This is an archive of the Treatment Action Campaign's public documents from December 1998 until October 2008. I created this website because the TAC's website appears unmaintained and people were concerned that it
was becoming increasingly hard to find important documents.

The menu items have been slightly edited and a new stylesheet applied to the site. But none of the documents have been edited, not even for minor errors. The text appears on this site as obtained from the Internet Archive.

The period covered by the archive encompassed the campaign for HIV medicines, the civil disobedience campaigns, the Competition Commission complaints, the 2008 xenophobic violence and the PMTCT, Khayelitsha health workers and Matthias Rath court cases.

The TAC Treatment Project

You can save a life! > Reports > January 2004 > Insfrastructure and systems

Insfrastructure and systems

While administratively and financially independent, the TAC Treatment Project has a very close relationship with, and receives indispensable support from the Treatment Action Campaign. It has an office in the TAC’s national office and the TAC is providing logistical support in the form of telephones, faxes, internet access, etc. The TAC TP’s national coordinator (i.e., its director) is a seconded TAC employee.

In the period under review, and infrastructure was established for the implementation and scaling up of the project. While significant shortcomings remain (and improvement of infrastructure will be an important task over the next months) a system is now in place that is capable of delivering the core services of the project.

Clinical guidelines and facilities

Detailed clinical guidelines were developed and are being implemented by the TAC TP. The guidelines were designed to comply with the World Health Organisation guidelines for ART in resource-limited settings and the Southern African HIV Clinicians Society. The guidelines include details on selection criteria, drug regimens, informed consent and treatment support procedures, data management, visit and laboratory monitoring schedules, adverse event management and reporting procedures and evaluation procedures. The guidelines have been adapted to be compatible with the public sector ART programme (e.g. the same drug regimens are used) and are designed to be easily implemented by doctors at public facilities.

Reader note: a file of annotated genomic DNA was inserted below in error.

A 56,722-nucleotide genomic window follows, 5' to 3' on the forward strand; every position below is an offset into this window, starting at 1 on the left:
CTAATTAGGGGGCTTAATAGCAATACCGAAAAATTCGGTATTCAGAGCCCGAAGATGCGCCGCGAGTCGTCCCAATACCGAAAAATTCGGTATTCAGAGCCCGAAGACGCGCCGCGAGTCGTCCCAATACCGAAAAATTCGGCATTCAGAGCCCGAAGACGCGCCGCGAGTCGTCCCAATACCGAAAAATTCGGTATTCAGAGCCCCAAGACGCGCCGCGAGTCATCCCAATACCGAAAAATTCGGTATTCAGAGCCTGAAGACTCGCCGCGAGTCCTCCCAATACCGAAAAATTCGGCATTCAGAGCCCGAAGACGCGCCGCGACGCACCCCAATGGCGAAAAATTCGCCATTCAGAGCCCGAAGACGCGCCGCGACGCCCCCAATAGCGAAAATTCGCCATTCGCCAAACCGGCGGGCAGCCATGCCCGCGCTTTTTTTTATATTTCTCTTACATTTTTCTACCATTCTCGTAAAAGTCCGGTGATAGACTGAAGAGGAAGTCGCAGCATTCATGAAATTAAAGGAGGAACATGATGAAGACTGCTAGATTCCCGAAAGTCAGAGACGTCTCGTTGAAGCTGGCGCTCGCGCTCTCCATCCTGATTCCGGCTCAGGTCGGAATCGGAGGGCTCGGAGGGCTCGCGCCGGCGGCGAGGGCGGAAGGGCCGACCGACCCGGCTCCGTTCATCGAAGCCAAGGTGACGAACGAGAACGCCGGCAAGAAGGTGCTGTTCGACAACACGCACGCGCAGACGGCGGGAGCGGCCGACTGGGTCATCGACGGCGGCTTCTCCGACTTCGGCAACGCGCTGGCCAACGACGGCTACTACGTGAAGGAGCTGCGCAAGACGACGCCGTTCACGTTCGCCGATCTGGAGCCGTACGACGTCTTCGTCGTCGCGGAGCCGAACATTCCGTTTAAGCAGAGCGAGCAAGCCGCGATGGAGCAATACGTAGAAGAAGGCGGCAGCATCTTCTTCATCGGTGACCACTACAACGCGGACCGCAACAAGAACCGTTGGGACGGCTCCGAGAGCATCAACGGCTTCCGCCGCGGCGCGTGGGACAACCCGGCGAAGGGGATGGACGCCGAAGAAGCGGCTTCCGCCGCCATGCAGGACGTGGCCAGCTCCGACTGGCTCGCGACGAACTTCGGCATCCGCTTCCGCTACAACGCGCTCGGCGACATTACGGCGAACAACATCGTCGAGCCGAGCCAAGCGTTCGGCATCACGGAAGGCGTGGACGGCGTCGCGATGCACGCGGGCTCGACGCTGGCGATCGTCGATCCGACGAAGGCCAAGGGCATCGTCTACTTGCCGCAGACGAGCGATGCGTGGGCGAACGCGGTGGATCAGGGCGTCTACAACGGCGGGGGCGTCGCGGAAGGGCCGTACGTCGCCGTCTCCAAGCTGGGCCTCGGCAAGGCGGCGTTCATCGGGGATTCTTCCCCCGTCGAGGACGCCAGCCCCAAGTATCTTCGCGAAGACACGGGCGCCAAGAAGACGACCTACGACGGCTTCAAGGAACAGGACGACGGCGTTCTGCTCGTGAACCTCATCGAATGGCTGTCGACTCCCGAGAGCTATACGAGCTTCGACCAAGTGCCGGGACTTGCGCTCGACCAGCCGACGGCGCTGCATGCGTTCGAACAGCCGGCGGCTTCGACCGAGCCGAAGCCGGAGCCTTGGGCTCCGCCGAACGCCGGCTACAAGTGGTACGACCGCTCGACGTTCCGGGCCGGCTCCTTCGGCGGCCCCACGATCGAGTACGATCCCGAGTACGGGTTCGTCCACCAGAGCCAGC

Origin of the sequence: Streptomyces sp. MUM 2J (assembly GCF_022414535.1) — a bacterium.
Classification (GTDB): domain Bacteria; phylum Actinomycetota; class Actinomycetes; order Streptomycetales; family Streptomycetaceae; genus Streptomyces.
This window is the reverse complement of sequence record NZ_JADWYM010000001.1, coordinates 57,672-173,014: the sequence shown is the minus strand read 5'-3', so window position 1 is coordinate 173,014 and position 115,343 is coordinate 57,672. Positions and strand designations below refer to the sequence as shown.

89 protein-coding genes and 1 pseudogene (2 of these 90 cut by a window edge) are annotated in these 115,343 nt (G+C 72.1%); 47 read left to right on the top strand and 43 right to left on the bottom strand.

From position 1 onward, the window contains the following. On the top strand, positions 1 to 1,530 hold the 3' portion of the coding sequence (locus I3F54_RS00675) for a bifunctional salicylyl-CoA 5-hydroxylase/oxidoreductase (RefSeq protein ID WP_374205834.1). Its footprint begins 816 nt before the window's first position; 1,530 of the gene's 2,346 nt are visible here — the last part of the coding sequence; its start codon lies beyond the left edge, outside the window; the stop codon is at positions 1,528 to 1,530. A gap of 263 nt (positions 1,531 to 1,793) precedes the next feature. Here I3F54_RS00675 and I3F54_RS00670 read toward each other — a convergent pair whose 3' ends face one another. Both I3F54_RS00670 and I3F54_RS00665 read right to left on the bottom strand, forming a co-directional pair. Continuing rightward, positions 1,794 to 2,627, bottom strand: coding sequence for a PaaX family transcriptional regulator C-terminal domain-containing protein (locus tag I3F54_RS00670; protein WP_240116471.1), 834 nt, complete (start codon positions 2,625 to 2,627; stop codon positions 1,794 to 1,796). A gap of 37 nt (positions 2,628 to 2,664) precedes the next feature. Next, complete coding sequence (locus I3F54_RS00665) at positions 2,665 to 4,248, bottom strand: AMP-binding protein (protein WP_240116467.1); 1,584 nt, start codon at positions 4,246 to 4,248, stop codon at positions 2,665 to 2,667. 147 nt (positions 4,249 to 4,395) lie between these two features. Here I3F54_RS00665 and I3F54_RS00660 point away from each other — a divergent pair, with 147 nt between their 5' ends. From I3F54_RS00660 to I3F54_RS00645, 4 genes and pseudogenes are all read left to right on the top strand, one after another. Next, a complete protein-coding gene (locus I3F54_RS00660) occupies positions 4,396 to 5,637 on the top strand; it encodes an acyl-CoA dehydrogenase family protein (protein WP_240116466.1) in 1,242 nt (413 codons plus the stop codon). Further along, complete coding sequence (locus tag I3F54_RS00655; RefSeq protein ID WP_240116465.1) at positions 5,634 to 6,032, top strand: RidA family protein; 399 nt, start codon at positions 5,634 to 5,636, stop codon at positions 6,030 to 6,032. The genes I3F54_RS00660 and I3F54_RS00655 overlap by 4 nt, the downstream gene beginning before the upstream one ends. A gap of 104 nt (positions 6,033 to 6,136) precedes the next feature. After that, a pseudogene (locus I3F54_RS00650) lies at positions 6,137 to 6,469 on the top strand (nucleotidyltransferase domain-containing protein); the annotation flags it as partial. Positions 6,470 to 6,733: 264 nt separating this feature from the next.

As patients were selected, clinicians (as far as possible at public facilities) were recruited to treat them. In cases where suitable doctors could not be found in the public sector, private practitioners were recruited. Good working relationships were formed with many doctors in public sector facilities. However, it remains an onerous process recruiting and inducting clinicians into the programme. Doctors are also often inexperienced, but are always willing to consult more experienced doctors. The TAC TP will continue streamlining this process and it is hoped that the experience clinicians gain in the public sector programme will reduce the overhead in this regard.

Drug procurement and distribution

It was originally hoped that unregistered generic antiretrovirals could be procured from the Generic Antiretroviral Procurement Project. The TAC TP and other members applied under the auspices of GARPP for authorisation under section 21 of the Medicines Act to use unregistered generic drugs. However these applications were not granted and GARPP is still not fully operational. The TAC TP was therefore compelled to continue employing other routes for drug procurement. The use of predominantly unregistered generic medicines is also continuing to impose a severe administrative burden on the project by requiring applications for special authorisation to the Medicines Control Council for each patient individually.

The TAC Treatment Project has employed a registered pharmacist who oversees procurement and distribution of medicines. A partnership was established with Litekem pharmacy in Cape Town for the use of their storage and dispensing facilities. The TAC TP also applied for a licence to act as a pharmaceutical distributor. This is required in order to supply to other projects, but also to import medication. We have been informed that our application was approved by the SA Pharmacy Council, but that the licence must still be signed by the Director General of Health and that this will not occur before the end of January.

The following encouraging developments leads us to expect that drug procurement will become less of a problem in 2004: